Take the 2-minute tour ×
Mathematics Stack Exchange is a question and answer site for people studying math at any level and professionals in related fields. It's 100% free, no registration required.

If $$f(x) = \dfrac{{\displaystyle 3\int_{0}^{x}(1 + \sec t)\log\sec t\,dt}}{\log\sec x\{x + \log(\sec x + \tan x)\}}$$ then prove that $$\lim_{x \to {\pi/2}^{-}}f(x) = \frac{3}{2}$$ and $$\lim_{x \to 0}\frac{f(x) - 1}{x^{4}} = \frac{1}{420}$$

Looking at the integral sign in numerator I see that the best way to attack this problem is via L'Hospital Rule. But that requires to show that the integral diverges to $\infty$ as $x \to {\pi/2}^{-}$. Assuming that this is the case I solved the first limit by applying L'Hospital's rule twice. But for the second limit it seems hopeless to try L'Hospital because of denominator $x^{4}$ which might require 4 times its application.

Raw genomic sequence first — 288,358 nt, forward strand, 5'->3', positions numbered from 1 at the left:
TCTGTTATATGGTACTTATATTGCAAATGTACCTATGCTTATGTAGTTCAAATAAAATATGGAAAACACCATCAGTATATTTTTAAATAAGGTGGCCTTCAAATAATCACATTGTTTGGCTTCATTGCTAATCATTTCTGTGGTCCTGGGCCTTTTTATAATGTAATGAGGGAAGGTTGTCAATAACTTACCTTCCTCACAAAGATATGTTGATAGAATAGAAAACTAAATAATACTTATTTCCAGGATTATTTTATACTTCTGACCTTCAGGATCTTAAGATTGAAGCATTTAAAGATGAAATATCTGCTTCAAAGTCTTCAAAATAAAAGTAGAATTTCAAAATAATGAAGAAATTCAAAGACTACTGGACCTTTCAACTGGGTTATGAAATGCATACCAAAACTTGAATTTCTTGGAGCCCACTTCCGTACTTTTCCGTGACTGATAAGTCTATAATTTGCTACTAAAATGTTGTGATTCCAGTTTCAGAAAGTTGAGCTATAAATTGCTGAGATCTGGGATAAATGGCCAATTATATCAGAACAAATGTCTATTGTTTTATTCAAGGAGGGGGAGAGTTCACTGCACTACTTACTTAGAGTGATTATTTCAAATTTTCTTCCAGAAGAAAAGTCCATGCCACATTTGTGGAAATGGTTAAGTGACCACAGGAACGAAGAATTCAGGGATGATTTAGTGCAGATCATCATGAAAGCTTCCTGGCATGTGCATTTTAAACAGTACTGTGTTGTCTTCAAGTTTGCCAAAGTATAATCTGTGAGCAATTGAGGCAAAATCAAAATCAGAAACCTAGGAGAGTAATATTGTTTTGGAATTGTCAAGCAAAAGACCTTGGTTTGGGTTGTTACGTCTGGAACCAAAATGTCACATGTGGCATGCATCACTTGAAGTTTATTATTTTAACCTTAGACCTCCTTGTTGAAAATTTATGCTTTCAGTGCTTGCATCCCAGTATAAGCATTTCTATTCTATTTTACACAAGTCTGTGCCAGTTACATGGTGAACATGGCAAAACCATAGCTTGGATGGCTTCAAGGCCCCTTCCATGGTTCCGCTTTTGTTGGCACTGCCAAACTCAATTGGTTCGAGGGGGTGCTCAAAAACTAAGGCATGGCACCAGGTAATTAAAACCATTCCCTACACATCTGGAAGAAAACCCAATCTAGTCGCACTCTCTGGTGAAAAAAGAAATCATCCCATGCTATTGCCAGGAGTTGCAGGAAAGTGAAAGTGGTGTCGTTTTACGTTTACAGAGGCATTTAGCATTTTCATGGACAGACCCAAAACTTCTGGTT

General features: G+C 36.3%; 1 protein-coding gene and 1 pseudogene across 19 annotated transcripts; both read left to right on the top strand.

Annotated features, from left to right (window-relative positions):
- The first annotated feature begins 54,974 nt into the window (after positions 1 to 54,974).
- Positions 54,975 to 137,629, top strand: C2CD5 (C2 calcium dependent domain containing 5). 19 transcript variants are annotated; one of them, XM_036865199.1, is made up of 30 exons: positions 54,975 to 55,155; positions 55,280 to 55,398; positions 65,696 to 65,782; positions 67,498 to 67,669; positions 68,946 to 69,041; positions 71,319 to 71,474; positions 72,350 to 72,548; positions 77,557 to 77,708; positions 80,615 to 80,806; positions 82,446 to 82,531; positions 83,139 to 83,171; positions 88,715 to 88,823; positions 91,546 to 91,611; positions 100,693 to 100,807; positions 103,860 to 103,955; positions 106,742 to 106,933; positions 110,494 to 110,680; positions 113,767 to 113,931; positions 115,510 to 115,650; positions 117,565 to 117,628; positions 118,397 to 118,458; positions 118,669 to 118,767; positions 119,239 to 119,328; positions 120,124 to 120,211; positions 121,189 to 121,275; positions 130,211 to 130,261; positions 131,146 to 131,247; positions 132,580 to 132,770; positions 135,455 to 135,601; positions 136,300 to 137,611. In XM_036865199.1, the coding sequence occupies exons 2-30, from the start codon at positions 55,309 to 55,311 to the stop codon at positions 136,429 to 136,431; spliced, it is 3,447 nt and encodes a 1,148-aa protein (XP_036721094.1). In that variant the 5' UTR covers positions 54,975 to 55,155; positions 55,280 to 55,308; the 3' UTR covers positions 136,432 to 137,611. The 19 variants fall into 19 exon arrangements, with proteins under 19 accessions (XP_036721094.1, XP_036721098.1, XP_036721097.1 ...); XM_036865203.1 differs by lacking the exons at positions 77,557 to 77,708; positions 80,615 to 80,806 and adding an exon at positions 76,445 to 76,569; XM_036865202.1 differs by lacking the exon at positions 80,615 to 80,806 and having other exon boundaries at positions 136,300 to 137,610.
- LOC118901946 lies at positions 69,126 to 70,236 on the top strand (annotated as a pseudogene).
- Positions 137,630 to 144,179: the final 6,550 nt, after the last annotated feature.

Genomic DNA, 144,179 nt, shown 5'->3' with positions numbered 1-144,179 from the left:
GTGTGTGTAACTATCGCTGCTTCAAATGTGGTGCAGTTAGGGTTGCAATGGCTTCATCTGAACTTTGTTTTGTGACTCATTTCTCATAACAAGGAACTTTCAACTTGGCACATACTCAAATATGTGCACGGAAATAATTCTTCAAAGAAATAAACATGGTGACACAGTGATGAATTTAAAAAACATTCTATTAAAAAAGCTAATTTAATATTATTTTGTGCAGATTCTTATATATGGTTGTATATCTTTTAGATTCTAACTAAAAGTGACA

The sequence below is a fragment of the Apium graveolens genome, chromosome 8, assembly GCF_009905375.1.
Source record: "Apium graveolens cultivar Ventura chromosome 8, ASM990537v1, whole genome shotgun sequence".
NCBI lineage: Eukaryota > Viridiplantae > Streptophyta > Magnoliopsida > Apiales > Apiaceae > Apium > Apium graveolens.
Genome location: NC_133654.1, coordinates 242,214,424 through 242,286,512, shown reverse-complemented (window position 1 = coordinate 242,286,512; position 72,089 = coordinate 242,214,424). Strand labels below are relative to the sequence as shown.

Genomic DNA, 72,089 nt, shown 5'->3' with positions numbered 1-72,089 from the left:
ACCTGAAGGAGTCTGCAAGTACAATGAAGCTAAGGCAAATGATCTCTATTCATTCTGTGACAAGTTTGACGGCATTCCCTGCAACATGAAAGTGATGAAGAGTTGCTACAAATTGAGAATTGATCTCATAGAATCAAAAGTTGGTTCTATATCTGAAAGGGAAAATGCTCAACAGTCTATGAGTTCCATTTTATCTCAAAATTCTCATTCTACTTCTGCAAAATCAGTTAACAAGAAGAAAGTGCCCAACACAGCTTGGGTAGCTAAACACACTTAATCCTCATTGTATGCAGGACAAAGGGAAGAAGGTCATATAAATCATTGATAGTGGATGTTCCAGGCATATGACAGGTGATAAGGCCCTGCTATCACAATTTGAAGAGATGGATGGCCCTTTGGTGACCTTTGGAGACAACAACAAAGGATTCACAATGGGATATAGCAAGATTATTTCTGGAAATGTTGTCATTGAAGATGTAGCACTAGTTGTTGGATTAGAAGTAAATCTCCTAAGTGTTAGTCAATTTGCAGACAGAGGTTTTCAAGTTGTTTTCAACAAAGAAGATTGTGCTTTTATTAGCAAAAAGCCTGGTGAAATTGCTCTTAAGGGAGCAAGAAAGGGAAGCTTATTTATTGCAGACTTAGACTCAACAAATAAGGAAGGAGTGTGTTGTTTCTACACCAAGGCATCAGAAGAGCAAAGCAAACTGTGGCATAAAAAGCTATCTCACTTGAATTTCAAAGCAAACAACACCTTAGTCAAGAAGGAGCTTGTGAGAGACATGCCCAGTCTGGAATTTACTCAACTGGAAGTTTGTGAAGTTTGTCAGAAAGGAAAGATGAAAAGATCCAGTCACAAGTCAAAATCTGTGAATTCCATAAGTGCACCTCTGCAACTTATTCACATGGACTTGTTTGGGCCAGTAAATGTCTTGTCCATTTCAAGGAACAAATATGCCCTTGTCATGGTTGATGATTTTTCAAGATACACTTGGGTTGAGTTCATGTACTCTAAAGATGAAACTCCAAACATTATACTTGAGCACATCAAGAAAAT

Looking at the functions involved it does not look easy to apply Taylor's series expansions. I am not sure if there is any elegant solution for the second problem. Please let me know any hints or a solution to the second limit.

share|improve this question

Your Answer


By posting your answer, you agree to the privacy policy and terms of service.

Browse other questions tagged or ask your own question.